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Laurie Penny: A response to Alex Callinicos

Deregulating resistance will mean deregulating the organisations that control resistance.

Let me say right from the start that I know I shouldn't do this. Arguing strategy with revolutionary leftist parties in a public forum is a little like discussing venereal disease at a children's birthday party: half the people there won't know or care what you're on about and the other half will start trying frantically to shush you in case you inadvertently reveal some oozing detail that relegates you to pariah status. Last week, however, I wrote an article for the Guardian that appears to have got me into trouble with the Socialist Workers Party and I'd like to respond to the ensuing brouhaha.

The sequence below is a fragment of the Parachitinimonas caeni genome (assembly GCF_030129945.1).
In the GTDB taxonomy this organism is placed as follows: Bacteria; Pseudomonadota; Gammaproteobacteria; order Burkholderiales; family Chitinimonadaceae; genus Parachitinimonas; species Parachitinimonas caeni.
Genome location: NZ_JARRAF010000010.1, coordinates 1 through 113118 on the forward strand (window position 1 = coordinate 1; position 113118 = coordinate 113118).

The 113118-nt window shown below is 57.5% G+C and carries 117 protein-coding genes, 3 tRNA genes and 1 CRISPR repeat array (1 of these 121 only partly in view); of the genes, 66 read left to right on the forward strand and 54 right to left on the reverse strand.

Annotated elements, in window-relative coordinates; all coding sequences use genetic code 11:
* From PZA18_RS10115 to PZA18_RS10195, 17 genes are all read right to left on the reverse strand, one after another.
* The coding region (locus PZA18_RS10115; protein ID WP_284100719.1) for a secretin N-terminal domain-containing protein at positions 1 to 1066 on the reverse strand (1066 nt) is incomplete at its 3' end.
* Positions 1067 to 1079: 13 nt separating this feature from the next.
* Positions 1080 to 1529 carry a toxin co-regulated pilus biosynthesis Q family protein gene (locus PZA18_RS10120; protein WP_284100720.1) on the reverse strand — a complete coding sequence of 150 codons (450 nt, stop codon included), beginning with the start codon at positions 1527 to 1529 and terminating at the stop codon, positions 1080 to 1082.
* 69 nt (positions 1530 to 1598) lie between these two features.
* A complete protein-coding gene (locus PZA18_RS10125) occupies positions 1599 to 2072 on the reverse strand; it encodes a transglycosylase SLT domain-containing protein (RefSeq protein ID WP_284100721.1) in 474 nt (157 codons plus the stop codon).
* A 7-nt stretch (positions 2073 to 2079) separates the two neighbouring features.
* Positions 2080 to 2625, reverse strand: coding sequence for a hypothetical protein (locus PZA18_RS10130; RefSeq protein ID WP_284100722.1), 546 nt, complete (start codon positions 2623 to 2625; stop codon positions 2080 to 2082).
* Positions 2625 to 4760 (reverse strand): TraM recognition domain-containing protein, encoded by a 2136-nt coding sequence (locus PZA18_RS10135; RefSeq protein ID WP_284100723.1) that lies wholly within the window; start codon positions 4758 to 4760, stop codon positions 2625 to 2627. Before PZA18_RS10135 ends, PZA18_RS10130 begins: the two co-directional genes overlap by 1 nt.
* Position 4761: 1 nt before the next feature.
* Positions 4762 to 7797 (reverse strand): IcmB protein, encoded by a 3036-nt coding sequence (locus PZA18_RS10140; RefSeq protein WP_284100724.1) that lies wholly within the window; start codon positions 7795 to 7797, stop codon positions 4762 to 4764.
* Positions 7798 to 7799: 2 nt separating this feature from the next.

In the article, I wrote that the old organisational structures of revolution -- far-left parties, unions and splinter groups -- are increasingly irelevant to the movement that is building across Europe. The organisational structures, not the organisations themselves. The fact that there remains, in most communities in Britain, a small but dedicated group of left-wing activists with gloriously unreconstructed socialist sentiments and an inexhaustible energy for leafleting is just one more thing that makes me proud to live on this bitter little island. Some of their ideas, like the notion that one can truly change the world by standing on the corner of every demonstration selling copies of the party newspaper, are a little antique but the essential idea of revolution and resistance is never going out of style. When students and young people say that the unions and far-left parties will have to follow our energy rather than seeking to lead and control it, we're not saying that the notion of a people's revolution isn't trendy anymore because it's somehow not 2.0 enough for us.